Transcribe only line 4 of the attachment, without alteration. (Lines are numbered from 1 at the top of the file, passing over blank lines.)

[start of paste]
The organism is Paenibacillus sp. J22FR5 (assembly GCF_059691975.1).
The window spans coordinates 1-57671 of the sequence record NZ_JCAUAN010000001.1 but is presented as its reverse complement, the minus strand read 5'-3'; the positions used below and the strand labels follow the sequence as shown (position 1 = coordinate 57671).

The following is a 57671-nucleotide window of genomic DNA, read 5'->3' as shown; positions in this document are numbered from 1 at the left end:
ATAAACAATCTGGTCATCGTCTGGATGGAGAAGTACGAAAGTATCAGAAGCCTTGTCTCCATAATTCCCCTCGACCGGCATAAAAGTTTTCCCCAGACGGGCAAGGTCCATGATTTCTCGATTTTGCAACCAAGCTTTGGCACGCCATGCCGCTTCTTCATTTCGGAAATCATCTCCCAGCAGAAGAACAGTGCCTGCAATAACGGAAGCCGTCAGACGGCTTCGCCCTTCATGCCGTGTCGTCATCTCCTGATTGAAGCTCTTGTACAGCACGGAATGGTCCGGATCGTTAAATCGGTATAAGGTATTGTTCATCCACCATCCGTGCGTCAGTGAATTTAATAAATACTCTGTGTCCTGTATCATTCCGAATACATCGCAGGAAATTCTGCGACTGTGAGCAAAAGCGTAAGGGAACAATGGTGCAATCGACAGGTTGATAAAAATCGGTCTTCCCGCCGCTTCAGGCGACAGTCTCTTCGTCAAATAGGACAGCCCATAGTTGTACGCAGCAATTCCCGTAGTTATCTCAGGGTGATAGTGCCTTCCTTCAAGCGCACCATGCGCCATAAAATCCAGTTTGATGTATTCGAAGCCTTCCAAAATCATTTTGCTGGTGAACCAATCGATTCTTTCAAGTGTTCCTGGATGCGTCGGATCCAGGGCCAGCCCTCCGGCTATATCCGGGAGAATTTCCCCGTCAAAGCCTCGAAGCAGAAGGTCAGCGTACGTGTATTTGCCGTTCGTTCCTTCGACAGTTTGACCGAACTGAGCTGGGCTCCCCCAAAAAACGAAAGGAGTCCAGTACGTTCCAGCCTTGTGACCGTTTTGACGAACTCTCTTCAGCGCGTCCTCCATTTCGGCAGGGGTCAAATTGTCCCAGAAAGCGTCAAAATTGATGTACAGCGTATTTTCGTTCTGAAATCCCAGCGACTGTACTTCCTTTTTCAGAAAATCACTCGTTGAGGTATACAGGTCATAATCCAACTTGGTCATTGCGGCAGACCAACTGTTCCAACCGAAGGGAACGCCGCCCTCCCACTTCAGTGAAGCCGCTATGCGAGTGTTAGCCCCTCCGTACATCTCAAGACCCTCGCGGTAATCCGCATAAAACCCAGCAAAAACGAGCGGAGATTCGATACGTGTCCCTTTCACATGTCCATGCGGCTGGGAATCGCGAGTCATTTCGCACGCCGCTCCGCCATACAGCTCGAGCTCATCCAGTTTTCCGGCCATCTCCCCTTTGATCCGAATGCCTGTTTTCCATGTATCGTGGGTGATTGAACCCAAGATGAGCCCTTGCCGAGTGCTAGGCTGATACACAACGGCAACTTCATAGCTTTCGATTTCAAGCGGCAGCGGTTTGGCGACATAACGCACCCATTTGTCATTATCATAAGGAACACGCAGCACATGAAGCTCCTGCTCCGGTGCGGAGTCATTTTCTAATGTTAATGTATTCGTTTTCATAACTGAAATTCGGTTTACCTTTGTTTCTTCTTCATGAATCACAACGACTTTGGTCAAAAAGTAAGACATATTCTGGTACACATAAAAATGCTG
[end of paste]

ATAAACAATCTGGTCATCGTCTGGATGGAGAAGTACGAAAGTATCAGAAGCCTTGTCTCCATAATTCCCCTCGACCGGCATAAAAGTTTTCCCCAGACGGGCAAGGTCCATGATTTCTCGATTTTGCAACCAAGCTTTGGCACGCCATGCCGCTTCTTCATTTCGGAAATCATCTCCCAGCAGAAGAACAGTGCCTGCAATAACGGAAGCCGTCAGACGGCTTCGCCCTTCATGCCGTGTCGTCATCTCCTGATTGAAGCTCTTGTACAGCACGGAATGGTCCGGATCGTTAAATCGGTATAAGGTATTGTTCATCCACCATCCGTGCGTCAGTGAATTTAATAAATACTCTGTGTCCTGTATCATTCCGAATACATCGCAGGAAATTCTGCGACTGTGAGCAAAAGCGTAAGGGAACAATGGTGCAATCGACAGGTTGATAAAAATCGGTCTTCCCGCCGCTTCAGGCGACAGTCTCTTCGTCAAATAGGACAGCCCATAGTTGTACGCAGCAATTCCCGTAGTTATCTCAGGGTGATAGTGCCTTCCTTCAAGCGCACCATGCGCCATAAAATCCAGTTTGATGTATTCGAAGCCTTCCAAAATCATTTTGCTGGTGAACCAATCGATTCTTTCAAGTGTTCCTGGATGCGTCGGATCCAGGGCCAGCCCTCCGGCTATATCCGGGAGAATTTCCCCGTCAAAGCCTCGAAGCAGAAGGTCAGCGTACGTGTATTTGCCGTTCGTTCCTTCGACAGTTTGACCGAACTGAGCTGGGCTCCCCCAAAAAACGAAAGGAGTCCAGTACGTTCCAGCCTTGTGACCGTTTTGACGAACTCTCTTCAGCGCGTCCTCCATTTCGGCAGGGGTCAAATTGTCCCAGAAAGCGTCAAAATTGATGTACAGCGTATTTTCGTTCTGAAATCCCAGCGACTGTACTTCCTTTTTCAGAAAATCACTCGTTGAGGTATACAGGTCATAATCCAACTTGGTCATTGCGGCAGACCAACTGTTCCAACCGAAGGGAACGCCGCCCTCCCACTTCAGTGAAGCCGCTATGCGAGTGTTAGCCCCTCCGTACATCTCAAGACCCTCGCGGTAATCCGCATAAAACCCAGCAAAAACGAGCGGAGATTCGATACGTGTCCCTTTCACATGTCCATGCGGCTGGGAATCGCGAGTCATTTCGCACGCCGCTCCGCCATACAGCTCGAGCTCATCCAGTTTTCCGGCCATCTCCCCTTTGATCCGAATGCCTGTTTTCCATGTATCGTGGGTGATTGAACCCAAGATGAGCCCTTGCCGAGTGCTAGGCTGATACACAACGGCAACTTCATAGCTTTCGATTTCAAGCGGCAGCGGTTTGGCGACATAACGCACCCATTTGTCATTATCATAAGGAACACGCAGCACATGAAGCTCCTGCTCCGGTGCGGAGTCATTTTCTAATGTTAATGTATTCGTTTTCATAACTGAAATTCGGTTTACCTTTGTTTCTTCTTCATGAATCACAACGACTTTGGTCAAAAAGTAAGACATATTCTGGTACACATAAAAATGCTG